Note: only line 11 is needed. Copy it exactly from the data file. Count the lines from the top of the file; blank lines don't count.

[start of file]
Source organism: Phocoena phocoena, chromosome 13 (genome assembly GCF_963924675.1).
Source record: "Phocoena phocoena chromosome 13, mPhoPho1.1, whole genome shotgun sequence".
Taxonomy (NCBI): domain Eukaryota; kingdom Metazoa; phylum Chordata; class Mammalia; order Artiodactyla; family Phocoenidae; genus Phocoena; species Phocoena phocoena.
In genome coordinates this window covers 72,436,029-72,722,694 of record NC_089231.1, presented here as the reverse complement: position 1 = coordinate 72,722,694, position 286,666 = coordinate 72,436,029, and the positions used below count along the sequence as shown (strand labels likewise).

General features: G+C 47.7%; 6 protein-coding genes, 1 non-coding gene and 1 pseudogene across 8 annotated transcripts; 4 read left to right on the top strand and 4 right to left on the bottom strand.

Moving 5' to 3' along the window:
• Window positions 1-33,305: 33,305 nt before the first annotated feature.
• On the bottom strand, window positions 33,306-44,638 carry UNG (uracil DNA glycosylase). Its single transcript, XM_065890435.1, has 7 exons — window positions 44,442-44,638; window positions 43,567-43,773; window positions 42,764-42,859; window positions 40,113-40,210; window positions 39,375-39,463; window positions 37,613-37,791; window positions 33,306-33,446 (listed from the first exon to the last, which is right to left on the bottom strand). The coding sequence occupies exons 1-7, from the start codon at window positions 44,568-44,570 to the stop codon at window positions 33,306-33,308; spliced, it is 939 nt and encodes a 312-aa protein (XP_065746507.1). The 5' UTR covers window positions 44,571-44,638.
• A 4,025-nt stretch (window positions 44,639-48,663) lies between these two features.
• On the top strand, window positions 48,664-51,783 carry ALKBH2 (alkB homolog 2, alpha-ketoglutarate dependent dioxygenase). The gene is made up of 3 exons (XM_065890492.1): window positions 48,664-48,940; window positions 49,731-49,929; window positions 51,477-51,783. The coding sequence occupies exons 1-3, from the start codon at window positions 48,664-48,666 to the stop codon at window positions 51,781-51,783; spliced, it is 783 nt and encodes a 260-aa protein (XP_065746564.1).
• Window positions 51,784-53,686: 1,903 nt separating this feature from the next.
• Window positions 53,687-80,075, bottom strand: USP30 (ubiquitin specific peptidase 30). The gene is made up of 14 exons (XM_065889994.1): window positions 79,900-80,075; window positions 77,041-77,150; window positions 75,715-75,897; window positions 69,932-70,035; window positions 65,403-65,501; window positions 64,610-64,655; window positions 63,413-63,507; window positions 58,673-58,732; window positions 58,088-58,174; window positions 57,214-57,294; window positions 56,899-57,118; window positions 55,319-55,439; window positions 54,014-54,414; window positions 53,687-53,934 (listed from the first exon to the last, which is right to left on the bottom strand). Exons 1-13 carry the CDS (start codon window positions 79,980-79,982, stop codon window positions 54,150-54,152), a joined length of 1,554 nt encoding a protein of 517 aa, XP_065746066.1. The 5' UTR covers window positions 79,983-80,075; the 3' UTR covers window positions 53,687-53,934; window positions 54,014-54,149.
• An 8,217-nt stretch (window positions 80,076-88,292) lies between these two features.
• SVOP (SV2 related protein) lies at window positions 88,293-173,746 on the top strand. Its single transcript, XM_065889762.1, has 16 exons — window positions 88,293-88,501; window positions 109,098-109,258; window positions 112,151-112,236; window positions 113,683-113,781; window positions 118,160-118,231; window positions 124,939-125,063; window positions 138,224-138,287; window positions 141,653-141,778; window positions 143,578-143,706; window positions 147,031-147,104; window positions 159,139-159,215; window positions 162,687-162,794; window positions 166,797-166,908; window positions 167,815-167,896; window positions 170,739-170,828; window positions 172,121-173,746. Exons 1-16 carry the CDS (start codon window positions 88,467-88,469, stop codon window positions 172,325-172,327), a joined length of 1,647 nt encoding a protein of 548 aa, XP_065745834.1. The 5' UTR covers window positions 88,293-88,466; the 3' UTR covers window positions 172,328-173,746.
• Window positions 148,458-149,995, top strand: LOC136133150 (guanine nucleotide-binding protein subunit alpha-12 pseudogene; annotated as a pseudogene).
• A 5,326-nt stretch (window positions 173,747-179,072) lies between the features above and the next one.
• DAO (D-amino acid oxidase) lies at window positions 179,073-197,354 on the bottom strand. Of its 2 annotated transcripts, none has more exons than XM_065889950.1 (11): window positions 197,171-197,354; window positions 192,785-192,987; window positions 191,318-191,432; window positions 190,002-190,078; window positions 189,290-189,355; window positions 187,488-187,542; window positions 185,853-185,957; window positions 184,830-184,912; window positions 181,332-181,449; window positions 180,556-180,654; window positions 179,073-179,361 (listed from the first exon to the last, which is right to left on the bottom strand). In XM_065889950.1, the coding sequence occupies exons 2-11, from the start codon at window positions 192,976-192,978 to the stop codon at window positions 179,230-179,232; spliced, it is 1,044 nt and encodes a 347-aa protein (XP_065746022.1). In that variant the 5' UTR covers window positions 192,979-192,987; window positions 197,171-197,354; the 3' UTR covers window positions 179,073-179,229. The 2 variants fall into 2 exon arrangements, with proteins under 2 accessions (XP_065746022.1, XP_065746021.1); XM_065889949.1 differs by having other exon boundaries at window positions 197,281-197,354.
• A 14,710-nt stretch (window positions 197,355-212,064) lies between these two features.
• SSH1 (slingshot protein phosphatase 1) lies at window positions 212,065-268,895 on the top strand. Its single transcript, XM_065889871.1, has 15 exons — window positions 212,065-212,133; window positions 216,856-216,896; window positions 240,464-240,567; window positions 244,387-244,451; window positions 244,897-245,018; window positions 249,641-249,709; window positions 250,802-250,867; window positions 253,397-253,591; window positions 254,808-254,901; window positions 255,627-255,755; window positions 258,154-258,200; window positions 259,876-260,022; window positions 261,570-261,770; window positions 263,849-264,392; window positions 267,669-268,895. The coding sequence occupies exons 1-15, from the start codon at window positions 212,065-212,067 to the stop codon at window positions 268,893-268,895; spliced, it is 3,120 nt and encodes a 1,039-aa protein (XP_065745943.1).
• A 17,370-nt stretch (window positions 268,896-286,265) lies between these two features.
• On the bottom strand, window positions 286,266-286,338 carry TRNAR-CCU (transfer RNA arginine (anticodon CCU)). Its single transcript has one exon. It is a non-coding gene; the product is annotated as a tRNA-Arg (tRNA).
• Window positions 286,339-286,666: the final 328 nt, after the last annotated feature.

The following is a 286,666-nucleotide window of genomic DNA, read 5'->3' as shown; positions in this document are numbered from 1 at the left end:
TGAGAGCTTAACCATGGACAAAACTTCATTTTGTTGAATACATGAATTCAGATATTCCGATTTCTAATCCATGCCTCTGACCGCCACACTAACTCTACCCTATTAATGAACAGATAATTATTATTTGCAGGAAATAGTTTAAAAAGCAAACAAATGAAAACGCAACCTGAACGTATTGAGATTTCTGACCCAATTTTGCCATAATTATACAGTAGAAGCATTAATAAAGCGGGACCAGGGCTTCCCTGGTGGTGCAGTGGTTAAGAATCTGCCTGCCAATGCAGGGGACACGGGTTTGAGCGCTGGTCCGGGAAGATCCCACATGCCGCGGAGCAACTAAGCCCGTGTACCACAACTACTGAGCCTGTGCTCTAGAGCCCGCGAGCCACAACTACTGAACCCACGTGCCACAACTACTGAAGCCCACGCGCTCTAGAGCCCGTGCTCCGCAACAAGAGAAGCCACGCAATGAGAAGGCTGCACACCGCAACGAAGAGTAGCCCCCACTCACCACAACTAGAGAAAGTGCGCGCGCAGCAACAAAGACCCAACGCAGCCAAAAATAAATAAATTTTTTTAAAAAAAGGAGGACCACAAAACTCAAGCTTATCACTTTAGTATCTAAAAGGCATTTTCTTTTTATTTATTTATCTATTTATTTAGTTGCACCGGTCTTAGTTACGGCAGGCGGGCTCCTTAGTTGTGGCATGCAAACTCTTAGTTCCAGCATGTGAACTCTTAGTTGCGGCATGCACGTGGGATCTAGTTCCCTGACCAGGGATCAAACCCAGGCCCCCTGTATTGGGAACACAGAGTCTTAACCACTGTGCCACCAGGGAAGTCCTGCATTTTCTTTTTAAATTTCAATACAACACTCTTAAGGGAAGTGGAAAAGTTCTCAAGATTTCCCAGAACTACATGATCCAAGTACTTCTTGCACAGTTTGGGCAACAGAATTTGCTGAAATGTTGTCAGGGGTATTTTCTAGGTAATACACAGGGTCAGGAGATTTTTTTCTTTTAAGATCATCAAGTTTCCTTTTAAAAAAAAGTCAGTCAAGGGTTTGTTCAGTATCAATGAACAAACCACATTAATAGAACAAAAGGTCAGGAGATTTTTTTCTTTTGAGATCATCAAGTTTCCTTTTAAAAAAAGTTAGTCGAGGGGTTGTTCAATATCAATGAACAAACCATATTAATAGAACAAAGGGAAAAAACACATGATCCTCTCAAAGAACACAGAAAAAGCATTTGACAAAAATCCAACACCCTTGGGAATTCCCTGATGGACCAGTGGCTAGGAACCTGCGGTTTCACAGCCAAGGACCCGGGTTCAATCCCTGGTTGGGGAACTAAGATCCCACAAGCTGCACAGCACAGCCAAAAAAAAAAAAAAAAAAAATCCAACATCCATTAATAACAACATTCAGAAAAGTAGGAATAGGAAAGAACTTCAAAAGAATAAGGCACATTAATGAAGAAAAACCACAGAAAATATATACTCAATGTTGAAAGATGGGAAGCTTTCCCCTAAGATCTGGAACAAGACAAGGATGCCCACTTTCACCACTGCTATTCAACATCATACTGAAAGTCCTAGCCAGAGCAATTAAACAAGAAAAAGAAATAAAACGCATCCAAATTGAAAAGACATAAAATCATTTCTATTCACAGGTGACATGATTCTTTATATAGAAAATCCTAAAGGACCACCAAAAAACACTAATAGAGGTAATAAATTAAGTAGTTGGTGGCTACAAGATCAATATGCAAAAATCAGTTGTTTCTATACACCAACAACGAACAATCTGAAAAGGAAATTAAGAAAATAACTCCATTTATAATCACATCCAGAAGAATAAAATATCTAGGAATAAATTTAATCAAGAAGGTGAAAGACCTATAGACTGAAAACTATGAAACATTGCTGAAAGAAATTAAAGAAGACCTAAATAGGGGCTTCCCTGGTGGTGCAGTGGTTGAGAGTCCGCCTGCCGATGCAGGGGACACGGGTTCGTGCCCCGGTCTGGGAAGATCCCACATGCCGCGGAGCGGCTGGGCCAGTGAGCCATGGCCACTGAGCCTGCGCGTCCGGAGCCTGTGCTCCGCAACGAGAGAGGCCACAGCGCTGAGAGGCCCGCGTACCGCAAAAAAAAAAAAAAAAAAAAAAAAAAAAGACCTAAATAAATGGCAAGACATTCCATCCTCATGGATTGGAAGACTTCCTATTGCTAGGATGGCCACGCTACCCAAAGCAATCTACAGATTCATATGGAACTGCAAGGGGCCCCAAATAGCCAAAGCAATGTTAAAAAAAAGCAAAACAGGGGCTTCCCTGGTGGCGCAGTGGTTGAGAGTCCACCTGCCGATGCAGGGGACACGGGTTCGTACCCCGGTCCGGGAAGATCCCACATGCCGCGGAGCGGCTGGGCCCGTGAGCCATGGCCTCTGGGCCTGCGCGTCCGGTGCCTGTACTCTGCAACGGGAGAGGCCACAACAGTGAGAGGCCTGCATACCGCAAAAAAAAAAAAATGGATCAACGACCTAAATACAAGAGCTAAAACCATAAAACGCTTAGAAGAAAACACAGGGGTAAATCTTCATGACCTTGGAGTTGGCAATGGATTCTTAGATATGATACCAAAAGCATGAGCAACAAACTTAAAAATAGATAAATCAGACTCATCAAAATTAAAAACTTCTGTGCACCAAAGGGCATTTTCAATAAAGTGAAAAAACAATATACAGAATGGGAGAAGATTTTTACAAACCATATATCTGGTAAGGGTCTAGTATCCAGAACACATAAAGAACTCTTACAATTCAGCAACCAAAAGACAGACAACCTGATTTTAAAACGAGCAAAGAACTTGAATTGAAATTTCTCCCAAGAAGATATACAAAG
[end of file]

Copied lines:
• Window positions 51,784-53,686: 1,903 nt separating this feature from the next.